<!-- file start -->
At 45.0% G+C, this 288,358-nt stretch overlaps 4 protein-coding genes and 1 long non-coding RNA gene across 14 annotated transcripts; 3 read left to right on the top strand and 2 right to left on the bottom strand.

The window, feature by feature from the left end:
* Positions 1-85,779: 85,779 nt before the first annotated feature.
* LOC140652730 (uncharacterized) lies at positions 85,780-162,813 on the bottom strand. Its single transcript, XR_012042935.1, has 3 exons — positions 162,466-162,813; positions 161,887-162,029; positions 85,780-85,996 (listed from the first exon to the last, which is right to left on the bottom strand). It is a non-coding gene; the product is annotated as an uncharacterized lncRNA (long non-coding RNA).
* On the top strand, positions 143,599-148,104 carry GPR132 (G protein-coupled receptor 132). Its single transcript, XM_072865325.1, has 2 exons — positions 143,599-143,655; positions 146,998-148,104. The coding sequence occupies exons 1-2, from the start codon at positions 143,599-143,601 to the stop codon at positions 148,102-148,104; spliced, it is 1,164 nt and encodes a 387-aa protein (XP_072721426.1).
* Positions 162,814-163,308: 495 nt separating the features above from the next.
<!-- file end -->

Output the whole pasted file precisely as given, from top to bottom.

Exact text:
At 45.0% G+C, this 288,358-nt stretch overlaps 4 protein-coding genes and 1 long non-coding RNA gene across 14 annotated transcripts; 3 read left to right on the top strand and 2 right to left on the bottom strand.

The window, feature by feature from the left end:
* Positions 1-85,779: 85,779 nt before the first annotated feature.
* LOC140652730 (uncharacterized) lies at positions 85,780-162,813 on the bottom strand. Its single transcript, XR_012042935.1, has 3 exons — positions 162,466-162,813; positions 161,887-162,029; positions 85,780-85,996 (listed from the first exon to the last, which is right to left on the bottom strand). It is a non-coding gene; the product is annotated as an uncharacterized lncRNA (long non-coding RNA).
* On the top strand, positions 143,599-148,104 carry GPR132 (G protein-coupled receptor 132). Its single transcript, XM_072865325.1, has 2 exons — positions 143,599-143,655; positions 146,998-148,104. The coding sequence occupies exons 1-2, from the start codon at positions 143,599-143,601 to the stop codon at positions 148,102-148,104; spliced, it is 1,164 nt and encodes a 387-aa protein (XP_072721426.1).
* Positions 162,814-163,308: 495 nt separating the features above from the next.